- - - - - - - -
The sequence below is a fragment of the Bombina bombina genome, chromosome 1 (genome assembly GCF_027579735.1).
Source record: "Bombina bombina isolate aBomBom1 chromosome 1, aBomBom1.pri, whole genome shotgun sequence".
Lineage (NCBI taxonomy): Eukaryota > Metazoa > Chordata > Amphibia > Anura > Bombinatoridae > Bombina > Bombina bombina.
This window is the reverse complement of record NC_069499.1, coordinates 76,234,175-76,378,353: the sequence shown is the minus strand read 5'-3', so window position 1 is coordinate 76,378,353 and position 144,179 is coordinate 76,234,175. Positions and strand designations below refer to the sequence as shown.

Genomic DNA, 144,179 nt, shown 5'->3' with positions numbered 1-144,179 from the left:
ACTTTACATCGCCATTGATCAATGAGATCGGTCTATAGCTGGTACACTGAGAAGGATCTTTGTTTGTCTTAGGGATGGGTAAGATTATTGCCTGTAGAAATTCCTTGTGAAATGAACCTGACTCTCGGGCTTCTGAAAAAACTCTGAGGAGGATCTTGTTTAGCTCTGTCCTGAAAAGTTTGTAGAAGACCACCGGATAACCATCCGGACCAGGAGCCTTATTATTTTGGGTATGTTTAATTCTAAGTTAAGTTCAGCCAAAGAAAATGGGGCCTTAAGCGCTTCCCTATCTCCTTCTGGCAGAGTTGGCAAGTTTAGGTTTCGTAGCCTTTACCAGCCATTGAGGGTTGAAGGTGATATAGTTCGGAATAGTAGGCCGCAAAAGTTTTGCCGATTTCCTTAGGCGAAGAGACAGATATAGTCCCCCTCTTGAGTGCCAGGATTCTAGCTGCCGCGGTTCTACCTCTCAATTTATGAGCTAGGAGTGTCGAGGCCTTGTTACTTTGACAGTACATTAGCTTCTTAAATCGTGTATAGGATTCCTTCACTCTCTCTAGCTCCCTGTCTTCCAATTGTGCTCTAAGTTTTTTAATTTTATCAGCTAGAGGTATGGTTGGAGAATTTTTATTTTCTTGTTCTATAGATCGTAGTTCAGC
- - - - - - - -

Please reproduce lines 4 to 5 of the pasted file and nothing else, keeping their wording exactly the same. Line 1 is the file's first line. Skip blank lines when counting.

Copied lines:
This window is the reverse complement of record NC_069499.1, coordinates 76,234,175-76,378,353: the sequence shown is the minus strand read 5'-3', so window position 1 is coordinate 76,378,353 and position 144,179 is coordinate 76,234,175. Positions and strand designations below refer to the sequence as shown.

Genomic DNA, 144,179 nt, shown 5'->3' with positions numbered 1-144,179 from the left: